Why Klout really matters: Money, money, money

Anyone familiar with the concept of big data should know that social media are a great source of information on consumer sentiment. But the next wave of analytics in social media will be influence.
It’s easy to categorize friends and co-workers who are concerned with their Klout scores or number of Twitter followers as vain, but the truth is that this stuff matters. If you’re a marketer looking to get your message in front of the right people, or a politician trying to stoke the campaign fire, figuring out which voice will best help spread your message is a lot easier than trying to connect directly with the entire tweeting world.
I was reminded of the importance of social influence this morning when reading a post by Greg Finn on SearchEngineLand about the Microsoft(s msft) Bing search engine, and how its algorithms factor in users’ social media activity “to merge a little bit of the search and browsing intent into one.” What Bing is trying to do is figure out what users are interested in and, therefore, what they’re actually trying to find with their search. (This is something Google(s goog) is trying to do as well, despite surveys showing people really don’t like the idea of personalized search.)
More interesting on the analytics front is how Microsoft determines how social media will influence search results. Facebook friends, of course, get special treatment (friends’ endorsements have been compared to celebrity endorsements in court), but Microsoft tries to determine author influence for Twitter using the following factors (quoting Finn):

  • Ratio of followers to following
  • Retweets
  • Sharing (as a strong[er] indicator than just a like)
  • Having good followers
  • Following good accounts
  • Tweeting about relevant topics
  • Authority¬†and Relevance of Retweeters

Some of these factors no doubt go into the Klout algorithm¬†as well. There, business partners pay Klout to put their “perks” in front of the right set of people. The theory is that these influencers will try the products or services and, if they like them, express their feelings via social media.
I assume many companies are already taking similar approaches to using Twitter as a marketing campaign. Step 1 might be finding out how people feel about a particular product, show, etc., by analyzing the Twitter firehose. But Step 2 should be finding out which Twitter users are influential in that space and trying to make them happy. Or maybe part of Step 1 is weighting sentiment based on who expressed it — an influential voice coming out in support of or against something might be worth more than someone with relatively low influence in determining how something will play out.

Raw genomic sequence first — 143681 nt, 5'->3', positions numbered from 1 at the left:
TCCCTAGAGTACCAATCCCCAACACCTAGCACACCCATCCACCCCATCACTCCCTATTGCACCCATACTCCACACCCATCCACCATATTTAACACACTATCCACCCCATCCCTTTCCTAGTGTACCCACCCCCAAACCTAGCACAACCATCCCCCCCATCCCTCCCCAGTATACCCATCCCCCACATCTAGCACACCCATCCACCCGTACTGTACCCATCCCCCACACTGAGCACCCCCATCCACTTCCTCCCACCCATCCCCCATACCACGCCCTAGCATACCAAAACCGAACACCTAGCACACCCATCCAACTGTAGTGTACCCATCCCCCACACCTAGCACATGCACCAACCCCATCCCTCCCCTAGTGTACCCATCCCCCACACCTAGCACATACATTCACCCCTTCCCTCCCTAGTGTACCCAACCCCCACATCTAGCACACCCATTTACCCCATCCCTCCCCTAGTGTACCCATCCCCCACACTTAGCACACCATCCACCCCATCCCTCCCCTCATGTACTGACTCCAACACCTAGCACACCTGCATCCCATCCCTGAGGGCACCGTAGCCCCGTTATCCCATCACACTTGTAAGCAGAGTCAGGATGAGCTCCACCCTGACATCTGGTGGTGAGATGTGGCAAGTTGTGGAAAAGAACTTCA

But social media influence has import beyond just selling stuff: It also could help decide elections. It’s no secret that presidential campaigns are deeply engaged in social media and are mining the data those efforts generate. And, as my colleague Stacey Higginbotham recently reported, the Obama campaign is already using tools like Hadoop to analyze unstructured-data sources that include social media. As their methods get more sophisticated, it seems very likely that campaigns could start trying to identify and target social media influencers as well.
The whole tech world doesn’t need to follow you, support you and retweet your tech policies if @Scobleizer does.
As just about every discussion at our Structure:Data conference next week will address, big data ultimately boils down to efficiency. Companies and organizations want to learn as much as they can so they can get the most bang for their buck. There’s nothing more efficient than letting someone else do the work for you.
Image courtesy of Ronald S. Woan.